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Sanding nerikomi

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Hallo all, 

I've recently starting experimenting with mixing white and black clay and am building stock to hold my very market sale. While working on one design I've noticed that keeping the edges of the two colours clean is a bit tricky, as when you compress the clay before forming it the colours smudge ask over the place. Very cool for some things, but not for everything...

I've explored scraping the clay while wet and leather hard, carving and sanding once bisque fired. So far the sanding gives the best effect, but it's so labour intensive and the pieces are so fragile there are blind to be a lot of breakages. I was thinking of sand blasting the pieces with baking soda, which I'm hoping to try soon. 

But does anyone have done advice on the best and quickest way of keeping the lines crisp and clean? I'd like to find the most efficient solution before I start making up over a hundred pieces! 

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Hi Kit,

Welcome to the Forum.
Good Question!

The very little work I've done with two clay colours, I've thrown as usual, then trimmed away the surface to reveal the un-smeared clays underneath, and then go light on burnishing.
From there, as I typically touch every piece with sandpaper after bisque*, I'll give the two-colour a light scuff to remove any burnishing smear.

Hopefully, someone who does a lot of agateware/nerikomi work will chime in here...

*I sit outside with my P100 mask on, shop vac and two buckets of water handy.
The shop vac is for me, my clothing, and the chair.
Each ware gets a wash and a rinse, then enough time to fully dry afore glazing.
It's a habit - any rough spots get a quick swipe with 220 grit.
I chatter most of my work; it's worth it to me to sand smooth the chattered portions, then rinse away the dust. I like the crisp chatter mark edges, and any (any!) dust in the marks make glazing difficult; the rinses takes take of that.

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Hi Hulk, thanks so much! It's interesting that you sand everything but from what you describe it makes a lot of sense. I make most of my stuff at home so sanding isn't such an option, but I do regularly go to a workshop where I can do it. 

I hand build so trimming is minimal. I've found that if it scrape it when it's the wet enough I can get a really clean, smooth line, but that's a bit trickier on the insides of mugs and in corners.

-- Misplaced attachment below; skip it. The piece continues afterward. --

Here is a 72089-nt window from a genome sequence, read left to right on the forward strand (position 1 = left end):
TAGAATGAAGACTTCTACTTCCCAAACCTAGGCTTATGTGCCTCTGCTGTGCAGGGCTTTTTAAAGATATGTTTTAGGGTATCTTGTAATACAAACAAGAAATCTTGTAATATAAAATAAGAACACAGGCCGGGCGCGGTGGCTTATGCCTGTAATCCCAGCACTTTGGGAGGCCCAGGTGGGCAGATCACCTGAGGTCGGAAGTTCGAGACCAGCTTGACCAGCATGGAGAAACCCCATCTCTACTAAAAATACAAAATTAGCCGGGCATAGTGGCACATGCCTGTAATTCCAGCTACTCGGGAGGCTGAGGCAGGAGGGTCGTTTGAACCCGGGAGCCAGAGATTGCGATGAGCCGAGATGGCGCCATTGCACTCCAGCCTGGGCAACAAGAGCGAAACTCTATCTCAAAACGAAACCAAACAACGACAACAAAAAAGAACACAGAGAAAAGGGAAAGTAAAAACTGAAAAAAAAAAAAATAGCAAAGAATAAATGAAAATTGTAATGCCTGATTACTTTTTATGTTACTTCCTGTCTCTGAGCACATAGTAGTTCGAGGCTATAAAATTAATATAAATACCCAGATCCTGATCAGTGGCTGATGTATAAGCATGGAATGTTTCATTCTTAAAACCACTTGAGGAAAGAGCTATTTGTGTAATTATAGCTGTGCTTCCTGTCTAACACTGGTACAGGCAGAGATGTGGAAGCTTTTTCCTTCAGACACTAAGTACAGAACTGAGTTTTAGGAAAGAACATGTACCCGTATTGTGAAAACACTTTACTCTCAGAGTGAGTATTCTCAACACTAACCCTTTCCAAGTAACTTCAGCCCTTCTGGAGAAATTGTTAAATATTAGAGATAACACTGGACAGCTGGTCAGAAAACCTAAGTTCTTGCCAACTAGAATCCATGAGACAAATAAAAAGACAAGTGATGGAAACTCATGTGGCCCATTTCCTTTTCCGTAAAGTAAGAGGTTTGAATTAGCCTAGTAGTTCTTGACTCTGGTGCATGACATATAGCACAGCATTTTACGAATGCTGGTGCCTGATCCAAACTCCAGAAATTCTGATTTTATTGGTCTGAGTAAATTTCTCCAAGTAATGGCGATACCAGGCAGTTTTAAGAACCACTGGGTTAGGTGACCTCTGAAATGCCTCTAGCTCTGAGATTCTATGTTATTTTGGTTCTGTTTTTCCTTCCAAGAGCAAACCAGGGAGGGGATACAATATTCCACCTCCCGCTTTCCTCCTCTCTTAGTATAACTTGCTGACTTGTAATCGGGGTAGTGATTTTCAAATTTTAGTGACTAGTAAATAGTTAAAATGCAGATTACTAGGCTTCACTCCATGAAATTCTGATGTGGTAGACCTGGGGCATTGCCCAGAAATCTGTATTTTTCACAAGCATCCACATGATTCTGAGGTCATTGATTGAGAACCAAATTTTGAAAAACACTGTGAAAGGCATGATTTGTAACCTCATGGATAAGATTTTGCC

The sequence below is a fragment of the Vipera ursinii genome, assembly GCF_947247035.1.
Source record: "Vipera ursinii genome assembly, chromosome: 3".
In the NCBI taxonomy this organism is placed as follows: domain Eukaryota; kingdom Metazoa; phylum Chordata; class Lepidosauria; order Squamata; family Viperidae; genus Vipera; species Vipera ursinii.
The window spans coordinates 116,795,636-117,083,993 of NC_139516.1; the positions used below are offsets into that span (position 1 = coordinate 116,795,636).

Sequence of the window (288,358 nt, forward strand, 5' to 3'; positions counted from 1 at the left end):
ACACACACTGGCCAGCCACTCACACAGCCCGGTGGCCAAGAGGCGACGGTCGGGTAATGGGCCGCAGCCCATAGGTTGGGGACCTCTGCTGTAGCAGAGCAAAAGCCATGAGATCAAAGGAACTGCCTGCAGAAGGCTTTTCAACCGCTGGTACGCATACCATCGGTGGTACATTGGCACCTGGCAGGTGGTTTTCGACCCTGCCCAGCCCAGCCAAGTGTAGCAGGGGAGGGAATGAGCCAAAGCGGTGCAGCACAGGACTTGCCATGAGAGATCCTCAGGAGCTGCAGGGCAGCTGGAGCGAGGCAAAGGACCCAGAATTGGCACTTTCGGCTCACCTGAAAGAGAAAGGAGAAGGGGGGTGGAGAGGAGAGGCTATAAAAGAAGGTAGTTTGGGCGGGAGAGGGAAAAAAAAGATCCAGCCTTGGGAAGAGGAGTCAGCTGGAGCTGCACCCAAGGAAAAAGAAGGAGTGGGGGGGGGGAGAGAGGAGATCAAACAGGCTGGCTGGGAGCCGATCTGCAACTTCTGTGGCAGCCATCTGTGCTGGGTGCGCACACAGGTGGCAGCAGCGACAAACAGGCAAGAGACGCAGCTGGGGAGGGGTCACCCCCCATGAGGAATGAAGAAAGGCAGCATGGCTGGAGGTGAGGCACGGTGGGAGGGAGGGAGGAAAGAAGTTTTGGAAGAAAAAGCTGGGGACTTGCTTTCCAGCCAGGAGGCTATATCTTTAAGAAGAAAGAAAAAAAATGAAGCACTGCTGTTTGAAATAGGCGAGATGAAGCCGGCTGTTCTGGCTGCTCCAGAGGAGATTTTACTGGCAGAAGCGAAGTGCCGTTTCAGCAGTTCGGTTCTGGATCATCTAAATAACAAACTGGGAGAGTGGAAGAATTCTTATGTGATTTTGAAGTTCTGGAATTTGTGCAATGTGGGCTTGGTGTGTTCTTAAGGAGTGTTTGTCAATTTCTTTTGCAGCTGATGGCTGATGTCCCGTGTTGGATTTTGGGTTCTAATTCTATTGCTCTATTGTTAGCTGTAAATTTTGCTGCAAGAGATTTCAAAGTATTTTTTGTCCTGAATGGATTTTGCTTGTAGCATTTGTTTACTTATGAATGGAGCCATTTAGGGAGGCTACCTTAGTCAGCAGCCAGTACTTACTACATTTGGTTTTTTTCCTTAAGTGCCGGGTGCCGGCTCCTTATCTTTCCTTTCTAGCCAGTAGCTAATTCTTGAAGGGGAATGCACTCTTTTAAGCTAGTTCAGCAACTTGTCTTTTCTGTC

I'll report back once I've tried the sand blast box, if anything it'll be fun trying out a new gadget! 

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Since sanding is so time consuming, trimming on the surfaces you can reach will eliminate that portion of it. The fewer times you have to touch a piece, the more efficiently you can work. 

How important to you is it to show off the entire surface of the piece? For things like mugs where you’ve said trimming is impractical, would a slightly tinted or opaque liner glaze that hides an unsanded surface be an acceptable design choice for you? It might not work for everything, but could be another time saving solution.


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Thomas Hoadley makes beautiful nerikomi pieces. I took a workshop with him a couple of years ago, but I forget how he gets such precise lines. Maybe if you contacted him, he would be kind enough to share his knowledge with you. 


Once you find out the best way to achieve the look you are hoping for, please share with us.


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Thank you both! 

Ideally I would want the lines to be clean on both sides, it's such a shame to have the effect obscured, but it's a good point. 

And thanks for the tip Betty, I'll look in to it :-) 

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Here's a ceramicist who may be worth contacting.  Karen Orsillo-pics of her work & contact info is on her website.     https://karenorsilloporcelain.com/       Karen is very approachable and so expert-her work is dazzling.  She saysMy process is a technique often called neriage (nair ee ah ghee) or nerikomi ( nair ee comb ee) from the Japanese tradition,  

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  • 2 weeks later...
  • 2 months later...

Hallo all, it's been a while but I've done some more research and experimentation and have learnt a lot! 

I tried sanding pieces in the various stages of firing and found that (unsurprisingly), the harder the clay the better it is for sanding. Using the sand blaster works like a dream on bisque pieces and clears the surface very quickly. Unfortunately the machine is currently broken so I've got quite a few pieces waiting to be cleaned up, but there's no rush. 

I also meet a potter who makes large decorative pieces who fires them at a high temperature and then sands them with a fine grit. The pieces feel wonderfully smooth which compliments the complex designs nicely. Sanding like that would be more work for smaller pieces or more complex forms, but I definitely want to try that with the bigger ornamental pieces I have in mind. For the smaller pieces I'm very satisfied with the sand blaster and a thick glossy transparent glaze which fills in the rough parts nicely. 

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